Her imagination fired by Harry’s tales and by the box of Slade correspondence he was able to show her, Daphne began writing on October 3rd 1929.  She claims to have written part one of the book in a fortnight; part two was completed by November 3rd.  The second half of the book took a little longer and proved more difficult to write, but the book was finished by the end of March 1930.  Daphne’s recollections on the writing of this book are one of my favourite parts of Myself When Young.  She reveals her doubts and crises of confidence; she talks about her uncertainty with her characters, particularly with Jennifer the great-granddaughter, whose personality and trajectory develop quite differently to how Daphne had expected.  “This must surely mean I had no control over my characters,” Daphne writes, looking back.  (Myself When Young. P 178)  That would suggest that in her subsequent books, she felt that she had more control over her characters.  Interesting; I know many writers talk about their characters evolving in ways they had not anticipated and see this as a positive.  It would seem that Daphne saw it as a sign of weakness.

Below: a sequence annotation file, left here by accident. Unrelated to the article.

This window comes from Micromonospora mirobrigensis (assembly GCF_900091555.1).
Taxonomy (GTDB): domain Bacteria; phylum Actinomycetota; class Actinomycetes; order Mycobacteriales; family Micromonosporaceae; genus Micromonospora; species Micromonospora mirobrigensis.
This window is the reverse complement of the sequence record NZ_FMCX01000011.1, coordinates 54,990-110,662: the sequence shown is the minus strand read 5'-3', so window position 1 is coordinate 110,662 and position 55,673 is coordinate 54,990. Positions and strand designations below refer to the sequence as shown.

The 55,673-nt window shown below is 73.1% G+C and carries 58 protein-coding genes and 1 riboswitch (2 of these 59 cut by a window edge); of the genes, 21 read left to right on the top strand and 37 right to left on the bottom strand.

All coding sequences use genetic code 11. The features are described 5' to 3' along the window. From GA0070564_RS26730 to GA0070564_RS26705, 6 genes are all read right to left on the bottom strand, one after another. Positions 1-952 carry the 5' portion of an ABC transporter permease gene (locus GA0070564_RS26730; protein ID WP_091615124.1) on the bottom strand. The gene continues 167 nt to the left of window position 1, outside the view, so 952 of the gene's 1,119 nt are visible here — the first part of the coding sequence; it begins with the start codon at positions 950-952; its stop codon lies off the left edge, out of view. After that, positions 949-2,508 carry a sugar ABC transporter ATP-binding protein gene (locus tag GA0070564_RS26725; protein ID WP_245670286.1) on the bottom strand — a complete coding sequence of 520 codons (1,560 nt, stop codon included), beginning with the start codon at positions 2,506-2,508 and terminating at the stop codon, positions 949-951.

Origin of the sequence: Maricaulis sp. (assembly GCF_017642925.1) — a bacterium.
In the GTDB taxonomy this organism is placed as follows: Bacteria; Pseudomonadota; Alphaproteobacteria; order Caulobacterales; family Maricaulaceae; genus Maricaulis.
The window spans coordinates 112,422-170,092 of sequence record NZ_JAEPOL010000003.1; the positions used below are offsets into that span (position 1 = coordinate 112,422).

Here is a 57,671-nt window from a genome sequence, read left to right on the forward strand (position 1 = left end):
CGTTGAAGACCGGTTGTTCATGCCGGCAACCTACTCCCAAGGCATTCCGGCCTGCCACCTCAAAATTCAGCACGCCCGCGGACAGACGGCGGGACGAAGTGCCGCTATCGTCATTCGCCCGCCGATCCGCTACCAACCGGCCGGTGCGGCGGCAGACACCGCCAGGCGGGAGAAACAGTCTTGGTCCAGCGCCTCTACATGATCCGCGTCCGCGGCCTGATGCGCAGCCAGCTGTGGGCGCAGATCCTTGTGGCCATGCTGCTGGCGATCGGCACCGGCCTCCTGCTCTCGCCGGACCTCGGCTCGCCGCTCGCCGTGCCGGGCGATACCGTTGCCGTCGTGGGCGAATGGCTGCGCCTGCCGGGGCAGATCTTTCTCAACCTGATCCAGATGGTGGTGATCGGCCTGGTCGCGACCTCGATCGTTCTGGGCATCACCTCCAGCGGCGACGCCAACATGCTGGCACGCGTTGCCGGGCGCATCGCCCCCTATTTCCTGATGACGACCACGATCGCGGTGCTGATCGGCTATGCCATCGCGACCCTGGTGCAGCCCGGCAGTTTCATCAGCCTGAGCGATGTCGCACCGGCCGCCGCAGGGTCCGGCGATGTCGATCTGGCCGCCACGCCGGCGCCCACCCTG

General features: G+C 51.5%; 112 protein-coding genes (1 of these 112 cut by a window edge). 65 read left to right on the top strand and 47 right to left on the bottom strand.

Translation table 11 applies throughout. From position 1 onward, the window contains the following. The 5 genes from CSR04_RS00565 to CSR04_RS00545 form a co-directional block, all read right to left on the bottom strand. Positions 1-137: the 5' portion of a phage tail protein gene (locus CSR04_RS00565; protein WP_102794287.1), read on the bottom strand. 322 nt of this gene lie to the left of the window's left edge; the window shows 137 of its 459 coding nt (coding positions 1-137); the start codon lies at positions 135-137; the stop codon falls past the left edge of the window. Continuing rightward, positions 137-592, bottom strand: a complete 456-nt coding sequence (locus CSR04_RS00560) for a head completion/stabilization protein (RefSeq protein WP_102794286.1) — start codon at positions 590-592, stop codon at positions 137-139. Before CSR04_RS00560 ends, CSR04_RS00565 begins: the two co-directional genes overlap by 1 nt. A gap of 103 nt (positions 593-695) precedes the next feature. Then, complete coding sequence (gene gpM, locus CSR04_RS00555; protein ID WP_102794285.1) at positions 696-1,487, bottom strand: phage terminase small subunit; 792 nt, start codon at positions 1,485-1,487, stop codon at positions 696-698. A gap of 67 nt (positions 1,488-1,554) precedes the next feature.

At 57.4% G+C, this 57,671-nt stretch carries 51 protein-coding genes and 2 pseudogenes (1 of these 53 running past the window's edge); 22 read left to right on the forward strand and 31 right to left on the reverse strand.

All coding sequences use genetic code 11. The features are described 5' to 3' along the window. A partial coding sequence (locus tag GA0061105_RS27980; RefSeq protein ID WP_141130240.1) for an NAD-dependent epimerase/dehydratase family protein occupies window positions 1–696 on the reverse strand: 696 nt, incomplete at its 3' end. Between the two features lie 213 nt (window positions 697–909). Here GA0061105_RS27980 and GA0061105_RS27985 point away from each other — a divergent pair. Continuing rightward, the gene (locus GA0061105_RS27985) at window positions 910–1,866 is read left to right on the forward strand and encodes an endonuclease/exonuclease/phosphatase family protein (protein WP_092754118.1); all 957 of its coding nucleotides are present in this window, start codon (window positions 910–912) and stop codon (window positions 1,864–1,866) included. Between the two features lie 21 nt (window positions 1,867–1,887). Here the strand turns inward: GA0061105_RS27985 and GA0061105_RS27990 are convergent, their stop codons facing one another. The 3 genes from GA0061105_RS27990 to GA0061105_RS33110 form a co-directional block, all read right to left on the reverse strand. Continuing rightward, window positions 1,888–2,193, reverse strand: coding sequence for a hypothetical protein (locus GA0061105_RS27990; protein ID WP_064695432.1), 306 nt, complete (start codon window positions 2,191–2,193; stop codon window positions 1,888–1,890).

The four sections of The Loving Spirit focus on a character from each of the generations of the fictional family.  Jane Slade became Janet Coombe and her son did indeed become master of the ship that bore her name.  But beyond that, the great majority of the story, and all of the remaining characters do not mirror the story of the Slades but stem from Daphne’s imagination.  The Coombe’s were a family of boat-builders who lived in Plyn, Daphne’s fictional equivalent of Polruan¹ (blended with aspects of Fowey² – small coastal towns which face each other across the mouth of the River Fowey in S-E Cornwall).  Janet is wild and rebellious and wished more than anything she had been born a boy and could go to sea.  The story opens on her wedding day to Thomas, her dependable and hard-working cousin.  She loves Thomas and does her best to be a good wife to him and a good mother to their children but she never loses her restless yearning for the sea.